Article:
Saturday, November 14, 2015

Flexible, Implantable Device Could Block Pain Signals

Mice with implantable devices

The field of optogenetics - which employs genetically encoded switches that turn neurons on or off with light - has taken a step forward because scientists have created flexible, implantable, wireless devices that can activate and potentially block pain signals in the body before they make it to the brain. In a new study, researchers from Washington University of Medicine and the University of Illinois have built on wireless technology to create the flexible devices that can be implanted under the skin - without the need for batteries. Study author Prof. Robert W. Gereau IV, from the Washington University Pain Center, explains that previously, such devices had to be "anchored" to bone, whereas the new devices are held in place with sutures. The benefit of these new devices is that they enable scientists to work with neurons in the spinal cord or other locations outside of the central nervous system

For the study, Prof, Gereau and his team experimented with genetically engineered mice with light sensitive proteins on specific nerve cells. They established that their implants could disrupt the pain pathway in nerve cells by triggering a pain response using light. For example, mice would walk through a certain area in a maze, the researchers would activate the devices, which would cause discomfort for the mice. The researchers would turn off the devices as the mice left that area, so the mice learned to steer clear of that specific area in the maze. The researchers explained that the technology could now be used to block these pain signals, providing hope for patients with untreatable pain.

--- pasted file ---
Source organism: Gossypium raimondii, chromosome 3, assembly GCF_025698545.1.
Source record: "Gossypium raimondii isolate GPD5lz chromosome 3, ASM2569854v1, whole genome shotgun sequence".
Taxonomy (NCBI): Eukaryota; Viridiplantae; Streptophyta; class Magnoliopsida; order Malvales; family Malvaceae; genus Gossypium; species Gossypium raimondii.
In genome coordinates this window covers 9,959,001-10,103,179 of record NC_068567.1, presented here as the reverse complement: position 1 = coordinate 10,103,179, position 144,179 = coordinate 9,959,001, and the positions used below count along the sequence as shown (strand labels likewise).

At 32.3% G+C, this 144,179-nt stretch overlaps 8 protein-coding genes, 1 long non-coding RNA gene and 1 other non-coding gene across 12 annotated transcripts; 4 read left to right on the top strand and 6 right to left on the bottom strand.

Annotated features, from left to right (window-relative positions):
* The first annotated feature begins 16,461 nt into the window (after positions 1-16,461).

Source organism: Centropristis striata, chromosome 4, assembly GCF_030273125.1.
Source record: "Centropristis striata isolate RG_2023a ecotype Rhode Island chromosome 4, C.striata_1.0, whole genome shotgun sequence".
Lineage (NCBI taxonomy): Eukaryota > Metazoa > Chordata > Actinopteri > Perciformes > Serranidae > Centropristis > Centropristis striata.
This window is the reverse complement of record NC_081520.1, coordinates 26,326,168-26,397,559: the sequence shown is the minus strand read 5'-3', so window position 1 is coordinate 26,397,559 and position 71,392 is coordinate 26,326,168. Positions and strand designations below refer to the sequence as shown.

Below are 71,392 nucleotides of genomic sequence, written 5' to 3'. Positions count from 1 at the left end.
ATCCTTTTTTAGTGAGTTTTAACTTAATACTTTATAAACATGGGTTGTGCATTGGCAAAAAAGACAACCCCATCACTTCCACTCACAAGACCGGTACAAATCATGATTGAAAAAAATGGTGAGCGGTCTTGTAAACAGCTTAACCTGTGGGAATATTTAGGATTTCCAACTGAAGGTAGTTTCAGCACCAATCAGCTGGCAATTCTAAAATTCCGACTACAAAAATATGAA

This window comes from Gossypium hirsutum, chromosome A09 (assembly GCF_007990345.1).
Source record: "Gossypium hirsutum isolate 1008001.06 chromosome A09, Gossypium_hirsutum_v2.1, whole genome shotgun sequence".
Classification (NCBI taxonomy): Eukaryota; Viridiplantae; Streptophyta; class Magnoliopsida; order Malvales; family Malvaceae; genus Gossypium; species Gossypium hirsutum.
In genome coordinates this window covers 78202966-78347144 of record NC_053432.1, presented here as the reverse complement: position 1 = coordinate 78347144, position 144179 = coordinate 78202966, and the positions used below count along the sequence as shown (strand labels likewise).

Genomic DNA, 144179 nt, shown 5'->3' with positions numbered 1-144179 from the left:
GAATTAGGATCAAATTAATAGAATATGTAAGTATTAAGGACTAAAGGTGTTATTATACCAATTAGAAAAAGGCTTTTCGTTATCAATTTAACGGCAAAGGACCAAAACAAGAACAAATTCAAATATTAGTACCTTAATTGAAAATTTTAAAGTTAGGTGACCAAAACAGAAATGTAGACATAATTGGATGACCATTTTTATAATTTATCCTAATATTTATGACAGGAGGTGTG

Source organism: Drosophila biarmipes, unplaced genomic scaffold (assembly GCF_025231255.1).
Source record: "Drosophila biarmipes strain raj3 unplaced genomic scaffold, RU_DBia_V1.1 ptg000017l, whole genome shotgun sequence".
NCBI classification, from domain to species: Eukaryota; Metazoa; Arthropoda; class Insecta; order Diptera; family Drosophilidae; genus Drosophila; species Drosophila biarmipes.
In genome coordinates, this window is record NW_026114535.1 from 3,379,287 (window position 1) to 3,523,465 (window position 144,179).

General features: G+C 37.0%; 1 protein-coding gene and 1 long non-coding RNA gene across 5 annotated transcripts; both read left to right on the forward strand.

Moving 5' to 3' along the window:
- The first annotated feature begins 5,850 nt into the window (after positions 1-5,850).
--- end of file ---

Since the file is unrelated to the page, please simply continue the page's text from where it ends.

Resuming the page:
Pain is a distressing feeling often caused by intense or damaging stimuli, such as stubbing a toe, burning a finger, bumping the "funny bone", etc. Some people have pain that just won't go away because it is untreatable. This study will help combat this because Prof. Gereau's implants could now be used to block pain. This new technology will help lots of people, who are dealing with untreatable pain, in the future. Prof. Gereau explained that the implants could be made readily available, so it won't be long until these implants are out there.

Original article here 

No comments:

Post a Comment